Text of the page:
Today is the Feast of Our Lady of Guadalupe, an incredibly important festival day in the Americas, especially for natives of Mexico and people of Mexican descent. This festival might be lesser known outside of Catholicism or Mexico, so I’ll do my best to summarize what it’s about:

According to tradition, in December 1531, an indigenous peasant and Christian convert named Juan Diego experienced an apparition of a young woman at the Hill of Tepeyac, near present-day Mexico City. According to accounts, the woman spoke to the peasant in Nahuatl, his native language, and identified herself as Mary, the Blessed Virgin, “mother of the very true deity,” and asked for a church to be built there. Predictably, the local Christian bishop did not believe Juan Diego’s story, and demanded some proof. Mary again appeared to Juan Diego and exhorted him to gather flowers from the previously barren hill. In a second audience with the bishop, Juan Diego opened his cloak, letting dozens of roses fall to the floor and revealing the image of Mary imprinted on the inside of the cloak—the image that is now venerated in the Basilica of Guadalupe.

At least in recent years, the Basilica of Our Lady of Guadalupe in Mexico City has been the most visited Catholic pilgrimage site in the world. It receives almost three times the number of visitors St. Peter’s Basilica in Vatican City; it is one of the world’s most popular sacred sites across religions. Despite the doubts of scholars as to the historical veracity of the accounts, Juan Diego’s cloak and its miraculous image became widely venerated, and have since become Mexico’s most popular religious and cultural symbols. By the 19th Century, the cloak and its image became the figurative banner under which Mexicans rallied against the Spanish crown, and because of its integration of indigenous imagery and the apparition’s use of the indigenous language Nahuatl, is seen as a legitimizing blessing of indigenous heritage.

The image of “Our Lady of Guadalupe,” from the tilma of Juan Diego.

The selection of cards I’ve chosen for today’s pack commemorates this story: Skyclave Apparition, Mother of Runes, and Akroma, Vision of Ixidor evoke the apparition of Mary, Mother of God; while Everdawn Champion, Emissary of Sunrise, and Sun Titan recall her being “clothed in the sun.” The venerated cloak is here represented by Holy Mantle, while subsequent moments of veneration by pilgrims are depicted on Festival of the Guildpact (note the roses), Benevolent Blessing, and Heliod’s Pilgrim. Ancient Ziggurat recalls the city of Tenochtitlan, razed by Hernán Cortés just a decade before Juan Diego is said to have seen the Blessed Virgin on a nearby hill. he plains here, from Ixalan, are meant to recall the rocky terrain near Tepeyac.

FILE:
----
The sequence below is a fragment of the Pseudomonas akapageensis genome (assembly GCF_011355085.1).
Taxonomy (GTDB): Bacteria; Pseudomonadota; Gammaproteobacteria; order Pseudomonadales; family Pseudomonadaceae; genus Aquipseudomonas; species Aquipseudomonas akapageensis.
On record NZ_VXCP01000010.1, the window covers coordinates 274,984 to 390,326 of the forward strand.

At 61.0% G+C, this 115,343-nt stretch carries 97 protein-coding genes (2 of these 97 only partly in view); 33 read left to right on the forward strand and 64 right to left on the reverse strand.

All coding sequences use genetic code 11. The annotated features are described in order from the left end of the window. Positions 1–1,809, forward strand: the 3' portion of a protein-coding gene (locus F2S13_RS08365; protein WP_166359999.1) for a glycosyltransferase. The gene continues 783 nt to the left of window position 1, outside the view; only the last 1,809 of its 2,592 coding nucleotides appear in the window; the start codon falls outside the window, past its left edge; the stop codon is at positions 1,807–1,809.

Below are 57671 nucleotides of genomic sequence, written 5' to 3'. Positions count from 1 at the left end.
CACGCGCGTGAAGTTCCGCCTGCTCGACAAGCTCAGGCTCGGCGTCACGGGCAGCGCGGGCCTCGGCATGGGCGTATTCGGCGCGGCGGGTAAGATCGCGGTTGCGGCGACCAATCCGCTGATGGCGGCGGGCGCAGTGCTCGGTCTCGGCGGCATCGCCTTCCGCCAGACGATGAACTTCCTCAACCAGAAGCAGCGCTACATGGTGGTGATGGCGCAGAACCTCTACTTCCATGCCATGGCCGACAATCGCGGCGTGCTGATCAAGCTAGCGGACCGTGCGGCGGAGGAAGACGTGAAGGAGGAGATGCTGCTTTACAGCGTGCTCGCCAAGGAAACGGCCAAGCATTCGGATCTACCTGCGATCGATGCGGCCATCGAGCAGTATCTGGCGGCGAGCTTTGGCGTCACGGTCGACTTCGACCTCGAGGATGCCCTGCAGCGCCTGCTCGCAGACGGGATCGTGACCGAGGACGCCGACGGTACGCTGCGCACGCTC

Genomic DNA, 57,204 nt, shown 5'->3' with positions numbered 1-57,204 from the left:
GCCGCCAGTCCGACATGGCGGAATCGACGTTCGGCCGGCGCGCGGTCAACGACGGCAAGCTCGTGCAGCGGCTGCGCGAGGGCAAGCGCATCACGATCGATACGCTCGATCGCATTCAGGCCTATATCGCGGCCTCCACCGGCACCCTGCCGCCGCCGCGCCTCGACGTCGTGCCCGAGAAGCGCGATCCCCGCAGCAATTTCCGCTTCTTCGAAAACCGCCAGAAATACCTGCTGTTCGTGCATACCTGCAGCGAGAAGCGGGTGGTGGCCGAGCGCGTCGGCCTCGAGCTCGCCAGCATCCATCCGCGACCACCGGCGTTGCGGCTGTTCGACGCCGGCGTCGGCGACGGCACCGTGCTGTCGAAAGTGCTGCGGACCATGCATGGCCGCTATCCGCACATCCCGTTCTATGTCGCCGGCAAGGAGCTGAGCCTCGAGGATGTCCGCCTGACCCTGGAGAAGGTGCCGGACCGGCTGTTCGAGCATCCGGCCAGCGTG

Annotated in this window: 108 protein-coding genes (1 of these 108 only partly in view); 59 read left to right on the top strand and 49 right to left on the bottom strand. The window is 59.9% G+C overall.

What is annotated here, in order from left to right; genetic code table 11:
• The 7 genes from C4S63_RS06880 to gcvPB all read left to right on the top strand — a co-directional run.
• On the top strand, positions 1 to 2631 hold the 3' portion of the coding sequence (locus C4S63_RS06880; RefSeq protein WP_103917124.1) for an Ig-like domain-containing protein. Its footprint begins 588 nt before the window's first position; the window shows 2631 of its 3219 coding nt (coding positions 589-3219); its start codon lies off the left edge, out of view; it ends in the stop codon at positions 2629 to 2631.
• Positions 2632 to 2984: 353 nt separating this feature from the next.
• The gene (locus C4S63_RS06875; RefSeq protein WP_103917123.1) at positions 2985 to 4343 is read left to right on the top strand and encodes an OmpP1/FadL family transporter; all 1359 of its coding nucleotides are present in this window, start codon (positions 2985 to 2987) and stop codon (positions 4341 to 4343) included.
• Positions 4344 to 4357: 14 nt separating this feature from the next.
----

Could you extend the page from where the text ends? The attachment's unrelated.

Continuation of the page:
Advent 12: Our Lady of Guadalupe

Creatures (7)
Everdawn Champion
Skyclave Apparition
Mother of Runes
Heliod's Pilgrim
Emissary of Sunrise
Sun Titan
Akroma, Vision of Ixidor

Artifacts (1)
Prismatic Lens

Spells (4)
Festival of the Guildpact
Benevolent Blessing
Holy Mantle
Pious Interdiction
Lands (8)
Ancient Ziggurat
Hall of Heliod's Generosity
Thriving Heath

Our Lady of Guadalupe is associated with a number of miraculous healings and blessings, so this pack’s mechanical theme is protection and auras. While its larger creatures are often game-winning threats on their own, granting them protection can give us either an unstoppable offense or an impenetrable defense. This pack and strategy plays well with just about any other pack that doesn’t care about snow permanents, and providing strong recursion for cheap creatures with Sun Titan, making a small number of larger threats unblockable via protection, and buffing creatures with keyword abilities with Akroma.

Coda: The Legacy of La Virgen

Our Lady of Guadalupe occupies a central place in the popular piety of Mexican Christianity. As Roberto S. Goizueta has written, “No other popular religious devotion is as closely linked to a people’s self-identity, or socio-historical context, as is the Mexican devotion to Our Lady of Guadalupe; none other is more deeply ‘ours’” (Caminemos Con Jesus, p.38). As other scholars and essayists have written, in the wake of dehumanizing colonization by Spanish conquistadors: the apparition, bearing the appearance and symbolism of indigenous people meshed with descriptions of Mary from the book of revelation, became an affirmation of the human dignity of the colonized, a representation of the faith they were being baptized into that also remade the tradition in a way that held onto brown skin and ancient customs as privileged places of divine revelation, a legacy that to this day inspires religious devotion, indigenous pride, and courage to fight for the good.

Recommended Media:

Maria Hinojosa with Ray Salazar, “Feminism and Our Lady of Guadalupe”.
Griselda Alvarez Sesma, “A short history of Tonantzin, Our Lady of Guadalupe”.
Donalt V. Kurtz, “The Virgin of Guadalupe and the Politics of Becoming Human,Journal of Anthropological Research 38.2 (Summer 1982), pp. 194-210.
Margarita de Orellana, Jill Derais, Miguel León-Portilla, et al. “Guadalupe Tonantzin: REFLECTIONS,” in Artes de México No. 125, GUADALUPE Tonantzin (JUNIO 2017), pp. 73-96.
Jacob Torbeck, “A Thorn in our Side: Vito and the Legacy of the Spanish Conquest,” Hipsters of the Coast.

Jacob Torbeck is a researcher and instructor of theology and ethics. He hails from Chicago, IL, and loves playing Commander and pre-modern cubes.

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